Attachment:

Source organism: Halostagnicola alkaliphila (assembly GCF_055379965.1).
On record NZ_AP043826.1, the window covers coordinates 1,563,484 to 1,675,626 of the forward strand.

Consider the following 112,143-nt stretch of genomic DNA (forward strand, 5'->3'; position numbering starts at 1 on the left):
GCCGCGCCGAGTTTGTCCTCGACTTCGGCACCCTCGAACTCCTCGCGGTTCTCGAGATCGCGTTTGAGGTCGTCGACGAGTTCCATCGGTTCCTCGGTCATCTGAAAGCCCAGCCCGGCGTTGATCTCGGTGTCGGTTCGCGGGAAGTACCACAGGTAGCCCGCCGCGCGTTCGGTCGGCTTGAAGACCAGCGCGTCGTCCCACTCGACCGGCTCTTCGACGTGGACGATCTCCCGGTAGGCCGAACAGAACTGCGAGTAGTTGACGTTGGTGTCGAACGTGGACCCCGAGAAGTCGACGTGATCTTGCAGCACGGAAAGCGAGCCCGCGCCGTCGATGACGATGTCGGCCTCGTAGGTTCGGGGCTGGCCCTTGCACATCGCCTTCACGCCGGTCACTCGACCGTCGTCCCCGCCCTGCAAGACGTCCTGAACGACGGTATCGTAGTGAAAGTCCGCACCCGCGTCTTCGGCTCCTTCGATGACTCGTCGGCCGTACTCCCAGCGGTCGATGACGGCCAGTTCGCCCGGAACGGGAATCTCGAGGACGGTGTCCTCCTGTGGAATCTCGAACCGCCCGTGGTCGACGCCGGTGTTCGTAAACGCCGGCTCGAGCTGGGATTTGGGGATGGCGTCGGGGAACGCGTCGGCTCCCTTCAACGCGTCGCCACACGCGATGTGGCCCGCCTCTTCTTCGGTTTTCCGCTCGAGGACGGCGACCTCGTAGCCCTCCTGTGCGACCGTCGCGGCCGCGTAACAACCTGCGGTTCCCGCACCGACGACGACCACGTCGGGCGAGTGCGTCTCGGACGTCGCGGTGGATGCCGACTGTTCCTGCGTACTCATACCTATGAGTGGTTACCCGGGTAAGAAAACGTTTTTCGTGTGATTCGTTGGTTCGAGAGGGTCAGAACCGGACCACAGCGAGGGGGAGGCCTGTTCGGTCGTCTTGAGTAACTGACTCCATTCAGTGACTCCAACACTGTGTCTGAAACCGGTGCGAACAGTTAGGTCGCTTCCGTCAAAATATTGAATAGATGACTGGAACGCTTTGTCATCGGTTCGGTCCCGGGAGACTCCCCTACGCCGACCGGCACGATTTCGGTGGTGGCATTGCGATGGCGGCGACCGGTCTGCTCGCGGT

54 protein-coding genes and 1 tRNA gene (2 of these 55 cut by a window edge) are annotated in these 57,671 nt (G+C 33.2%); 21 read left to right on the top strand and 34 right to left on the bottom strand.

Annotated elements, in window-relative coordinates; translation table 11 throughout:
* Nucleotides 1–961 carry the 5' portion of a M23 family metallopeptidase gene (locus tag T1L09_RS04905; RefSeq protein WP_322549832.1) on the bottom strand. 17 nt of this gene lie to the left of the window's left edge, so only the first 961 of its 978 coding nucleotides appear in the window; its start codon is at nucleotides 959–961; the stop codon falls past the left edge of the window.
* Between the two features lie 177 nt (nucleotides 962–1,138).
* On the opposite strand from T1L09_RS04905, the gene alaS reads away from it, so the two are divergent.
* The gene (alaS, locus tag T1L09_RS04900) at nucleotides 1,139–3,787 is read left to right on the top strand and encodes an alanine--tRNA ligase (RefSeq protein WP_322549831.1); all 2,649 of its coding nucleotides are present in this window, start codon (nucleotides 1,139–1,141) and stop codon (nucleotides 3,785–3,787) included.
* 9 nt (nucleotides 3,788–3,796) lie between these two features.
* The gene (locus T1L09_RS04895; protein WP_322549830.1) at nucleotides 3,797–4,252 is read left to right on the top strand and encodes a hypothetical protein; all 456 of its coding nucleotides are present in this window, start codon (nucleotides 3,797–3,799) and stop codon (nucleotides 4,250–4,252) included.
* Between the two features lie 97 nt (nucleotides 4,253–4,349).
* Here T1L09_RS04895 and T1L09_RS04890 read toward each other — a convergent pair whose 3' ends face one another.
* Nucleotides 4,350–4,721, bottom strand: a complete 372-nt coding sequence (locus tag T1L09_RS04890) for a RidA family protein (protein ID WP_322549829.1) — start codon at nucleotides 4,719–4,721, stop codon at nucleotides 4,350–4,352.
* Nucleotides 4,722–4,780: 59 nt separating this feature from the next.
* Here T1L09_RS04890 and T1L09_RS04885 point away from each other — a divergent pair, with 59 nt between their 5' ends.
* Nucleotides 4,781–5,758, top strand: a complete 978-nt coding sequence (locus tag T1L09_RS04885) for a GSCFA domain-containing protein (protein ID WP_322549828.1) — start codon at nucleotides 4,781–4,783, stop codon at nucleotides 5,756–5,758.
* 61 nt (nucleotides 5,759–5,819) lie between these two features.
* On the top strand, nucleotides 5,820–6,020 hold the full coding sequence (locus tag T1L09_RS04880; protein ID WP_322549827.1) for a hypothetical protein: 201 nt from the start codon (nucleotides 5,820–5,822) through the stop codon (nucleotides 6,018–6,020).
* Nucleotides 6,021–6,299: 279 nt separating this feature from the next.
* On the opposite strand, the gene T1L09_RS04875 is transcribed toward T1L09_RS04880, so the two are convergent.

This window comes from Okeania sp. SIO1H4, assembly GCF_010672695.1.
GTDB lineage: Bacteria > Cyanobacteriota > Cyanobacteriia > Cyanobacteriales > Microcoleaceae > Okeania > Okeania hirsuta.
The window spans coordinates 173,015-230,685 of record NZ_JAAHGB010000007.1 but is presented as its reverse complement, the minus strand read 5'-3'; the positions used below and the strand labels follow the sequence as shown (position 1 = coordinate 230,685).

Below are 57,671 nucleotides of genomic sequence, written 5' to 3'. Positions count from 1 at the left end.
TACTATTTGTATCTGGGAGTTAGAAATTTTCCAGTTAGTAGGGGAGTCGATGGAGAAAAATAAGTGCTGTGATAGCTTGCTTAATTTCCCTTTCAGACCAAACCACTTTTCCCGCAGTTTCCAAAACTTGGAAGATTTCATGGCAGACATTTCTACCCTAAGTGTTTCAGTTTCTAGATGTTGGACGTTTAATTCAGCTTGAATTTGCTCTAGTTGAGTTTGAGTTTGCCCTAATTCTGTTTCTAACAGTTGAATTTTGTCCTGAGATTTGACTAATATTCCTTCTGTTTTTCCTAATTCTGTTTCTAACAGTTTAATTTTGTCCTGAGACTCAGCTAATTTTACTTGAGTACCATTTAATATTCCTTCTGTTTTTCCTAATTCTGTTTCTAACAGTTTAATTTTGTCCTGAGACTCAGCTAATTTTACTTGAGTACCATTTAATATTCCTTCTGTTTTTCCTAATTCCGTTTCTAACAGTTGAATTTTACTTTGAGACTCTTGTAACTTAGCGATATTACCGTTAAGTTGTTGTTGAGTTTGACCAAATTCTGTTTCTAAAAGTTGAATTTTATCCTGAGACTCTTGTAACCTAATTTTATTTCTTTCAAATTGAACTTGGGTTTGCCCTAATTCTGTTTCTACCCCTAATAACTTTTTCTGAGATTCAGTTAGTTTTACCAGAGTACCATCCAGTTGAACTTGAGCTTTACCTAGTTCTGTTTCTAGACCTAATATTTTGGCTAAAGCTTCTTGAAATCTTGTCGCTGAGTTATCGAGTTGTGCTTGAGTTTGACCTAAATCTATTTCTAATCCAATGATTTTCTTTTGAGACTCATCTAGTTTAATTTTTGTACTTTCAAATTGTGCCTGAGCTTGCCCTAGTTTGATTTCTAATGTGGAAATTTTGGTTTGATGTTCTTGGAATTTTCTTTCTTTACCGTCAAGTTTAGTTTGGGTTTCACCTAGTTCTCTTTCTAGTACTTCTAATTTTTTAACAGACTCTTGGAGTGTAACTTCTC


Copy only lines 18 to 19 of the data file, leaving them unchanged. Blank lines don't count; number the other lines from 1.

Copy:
* Nucleotides 4,781–5,758, top strand: a complete 978-nt coding sequence (locus tag T1L09_RS04885) for a GSCFA domain-containing protein (protein ID WP_322549828.1) — start codon at nucleotides 4,781–4,783, stop codon at nucleotides 5,756–5,758.
* 61 nt (nucleotides 5,759–5,819) lie between these two features.